1 I.e., thinking about posting is not the same as actually posting.

Monday, August 02, 2010

Another Long Weekend

August is a busy month for Mat's family. The Simcoe Day weekend (known to other Canadians as the Civic Holiday) is a family reunion for his dad's side of the family, which is always hosted at my in-laws' house. The following weekend is the reunion for his mom's side of the family, with a different location every year.1 The week after that is Mat's birthday.2

So this weekend was the paternal family reunion, featuring a grand total of 31 people. I should probably preface all of this by saying that I love my inlaws very much: they've always been very accepting of me, despite our cultural and religious differences, and they've never made me feel anything but loved when I am at their house. That said, there are very real cultural differences, and a long weekend of that can be very overwhelming, especially for an introvert.

It was especially bad this year because of the wedding. There were guests at the reunion who are not invited to the wedding. (Mat's great aunts and uncles and some of his second and third cousins; we've had to draw the line at our first cousins because it would've added approximately 50 people to his half of the guest list. I am meeting almost of all these people for the first time this summer.) Most people, I think, would be fairly sensitive to the delicacy of these situations, but we got asked more than once where these relatives' invitations were. Awkward. I also got to attend a Passion Party put on by my future sister-in-law, along with her cousins and aunts. More awkward but eventually hilarious.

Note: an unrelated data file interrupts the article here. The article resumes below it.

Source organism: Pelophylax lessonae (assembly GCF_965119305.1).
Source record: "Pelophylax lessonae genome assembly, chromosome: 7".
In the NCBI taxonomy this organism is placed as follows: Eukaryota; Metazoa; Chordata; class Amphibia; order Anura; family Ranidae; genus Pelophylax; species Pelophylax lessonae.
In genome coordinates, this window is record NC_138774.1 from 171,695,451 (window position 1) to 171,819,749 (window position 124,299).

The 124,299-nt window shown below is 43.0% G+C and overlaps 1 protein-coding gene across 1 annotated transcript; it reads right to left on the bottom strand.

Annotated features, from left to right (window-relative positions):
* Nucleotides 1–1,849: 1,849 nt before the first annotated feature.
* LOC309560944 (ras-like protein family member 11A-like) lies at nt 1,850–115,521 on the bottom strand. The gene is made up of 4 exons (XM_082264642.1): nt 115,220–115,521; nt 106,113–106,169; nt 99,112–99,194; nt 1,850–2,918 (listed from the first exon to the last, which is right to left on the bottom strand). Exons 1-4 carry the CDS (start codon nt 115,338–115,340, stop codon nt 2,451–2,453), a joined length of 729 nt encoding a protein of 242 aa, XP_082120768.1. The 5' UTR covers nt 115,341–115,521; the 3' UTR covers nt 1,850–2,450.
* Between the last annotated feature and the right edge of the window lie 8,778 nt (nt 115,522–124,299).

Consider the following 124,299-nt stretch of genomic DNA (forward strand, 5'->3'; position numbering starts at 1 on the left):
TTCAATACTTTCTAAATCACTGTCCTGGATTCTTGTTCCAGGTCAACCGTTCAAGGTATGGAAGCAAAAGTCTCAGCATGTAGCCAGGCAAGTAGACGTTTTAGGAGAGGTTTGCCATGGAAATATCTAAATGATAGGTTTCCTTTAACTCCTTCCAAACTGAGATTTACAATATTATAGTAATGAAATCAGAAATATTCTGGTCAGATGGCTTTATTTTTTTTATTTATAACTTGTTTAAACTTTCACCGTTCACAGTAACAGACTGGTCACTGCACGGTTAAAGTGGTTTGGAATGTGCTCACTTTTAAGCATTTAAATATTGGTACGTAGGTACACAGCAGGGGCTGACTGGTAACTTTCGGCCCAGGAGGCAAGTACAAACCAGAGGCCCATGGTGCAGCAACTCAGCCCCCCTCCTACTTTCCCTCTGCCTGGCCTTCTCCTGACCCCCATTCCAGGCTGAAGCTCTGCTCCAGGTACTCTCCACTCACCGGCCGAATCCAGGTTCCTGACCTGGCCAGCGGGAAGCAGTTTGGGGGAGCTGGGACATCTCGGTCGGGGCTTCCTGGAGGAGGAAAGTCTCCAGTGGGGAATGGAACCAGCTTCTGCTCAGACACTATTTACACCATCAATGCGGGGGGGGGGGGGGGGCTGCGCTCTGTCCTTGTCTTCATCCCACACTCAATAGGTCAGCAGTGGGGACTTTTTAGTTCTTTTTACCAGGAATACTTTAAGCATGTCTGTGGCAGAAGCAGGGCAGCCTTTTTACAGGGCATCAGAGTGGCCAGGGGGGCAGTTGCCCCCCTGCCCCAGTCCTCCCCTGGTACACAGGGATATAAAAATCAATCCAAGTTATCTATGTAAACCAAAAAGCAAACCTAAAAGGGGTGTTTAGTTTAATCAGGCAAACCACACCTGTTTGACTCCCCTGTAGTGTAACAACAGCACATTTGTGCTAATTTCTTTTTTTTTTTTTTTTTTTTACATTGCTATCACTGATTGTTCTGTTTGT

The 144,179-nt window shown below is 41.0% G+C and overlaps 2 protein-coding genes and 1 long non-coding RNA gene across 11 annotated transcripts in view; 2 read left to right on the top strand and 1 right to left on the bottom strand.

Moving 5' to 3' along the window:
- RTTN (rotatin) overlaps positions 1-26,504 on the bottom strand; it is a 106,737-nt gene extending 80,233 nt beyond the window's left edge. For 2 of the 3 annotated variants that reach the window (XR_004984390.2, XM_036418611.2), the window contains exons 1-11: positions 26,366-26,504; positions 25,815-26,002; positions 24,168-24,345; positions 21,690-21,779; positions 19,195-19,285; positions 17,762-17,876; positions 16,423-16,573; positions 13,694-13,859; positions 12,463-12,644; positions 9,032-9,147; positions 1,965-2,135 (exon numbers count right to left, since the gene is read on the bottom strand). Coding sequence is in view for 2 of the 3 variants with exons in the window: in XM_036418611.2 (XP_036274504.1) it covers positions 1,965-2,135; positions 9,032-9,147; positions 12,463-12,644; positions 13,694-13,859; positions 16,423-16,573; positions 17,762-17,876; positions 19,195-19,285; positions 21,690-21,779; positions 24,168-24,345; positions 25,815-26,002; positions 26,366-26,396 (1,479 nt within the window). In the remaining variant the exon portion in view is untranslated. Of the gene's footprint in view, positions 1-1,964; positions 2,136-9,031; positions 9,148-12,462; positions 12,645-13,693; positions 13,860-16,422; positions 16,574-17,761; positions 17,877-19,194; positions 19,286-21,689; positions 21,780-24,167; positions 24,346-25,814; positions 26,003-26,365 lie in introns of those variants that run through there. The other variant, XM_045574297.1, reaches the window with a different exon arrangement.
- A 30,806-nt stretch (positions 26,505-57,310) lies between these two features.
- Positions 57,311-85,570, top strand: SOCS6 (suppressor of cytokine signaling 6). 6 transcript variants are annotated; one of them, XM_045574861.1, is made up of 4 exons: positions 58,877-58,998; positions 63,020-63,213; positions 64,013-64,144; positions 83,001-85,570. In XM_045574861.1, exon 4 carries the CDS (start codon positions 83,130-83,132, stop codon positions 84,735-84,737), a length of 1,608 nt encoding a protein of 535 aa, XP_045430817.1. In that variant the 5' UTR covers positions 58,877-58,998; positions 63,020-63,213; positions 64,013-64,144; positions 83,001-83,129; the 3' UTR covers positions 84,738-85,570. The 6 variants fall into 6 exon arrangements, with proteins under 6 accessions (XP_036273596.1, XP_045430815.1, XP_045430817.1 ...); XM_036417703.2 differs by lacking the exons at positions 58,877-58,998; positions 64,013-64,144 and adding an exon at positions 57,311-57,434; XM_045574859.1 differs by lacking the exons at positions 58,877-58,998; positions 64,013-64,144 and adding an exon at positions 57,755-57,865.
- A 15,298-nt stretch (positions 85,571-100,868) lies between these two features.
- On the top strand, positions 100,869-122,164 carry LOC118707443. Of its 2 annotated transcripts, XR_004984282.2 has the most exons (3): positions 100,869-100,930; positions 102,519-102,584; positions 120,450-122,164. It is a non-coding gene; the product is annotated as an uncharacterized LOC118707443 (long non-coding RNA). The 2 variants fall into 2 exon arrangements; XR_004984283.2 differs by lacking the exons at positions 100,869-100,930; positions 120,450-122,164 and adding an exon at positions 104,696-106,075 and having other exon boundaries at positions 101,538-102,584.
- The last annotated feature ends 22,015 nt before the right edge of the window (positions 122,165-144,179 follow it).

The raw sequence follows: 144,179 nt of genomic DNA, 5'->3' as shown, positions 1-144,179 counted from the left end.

I got to have dinner with my parents and spend a few hours with my mom, which was really nice. My grandfather's condition is worsening (mentally at least; not sure about the physical) and he's been hospitalized for the time being. He will probably move from the hospital into an old age home. This has been a long time coming; it has been very hard for my grandmother and some of my aunts to admit that my grandfather's needs to go beyond her ability to care for him. I'm hoping that the transition goes well for both of them. Growing old is scary.

I skipped out on a good chunk of the 50 Days of Tea since I wasn't at home, but I did have a peach-mango white tea today. Very nice taste; lots of scent; not convinced that Lipton's much vaunted pyramid-style tea bag really makes all that much difference.
1 Yes, this does mean that every five or so years, they will host back-to-back reunions for about sixty people total.
2 I have bought him an iced tea set, and I will be buying him a sgian dubh for his kilt.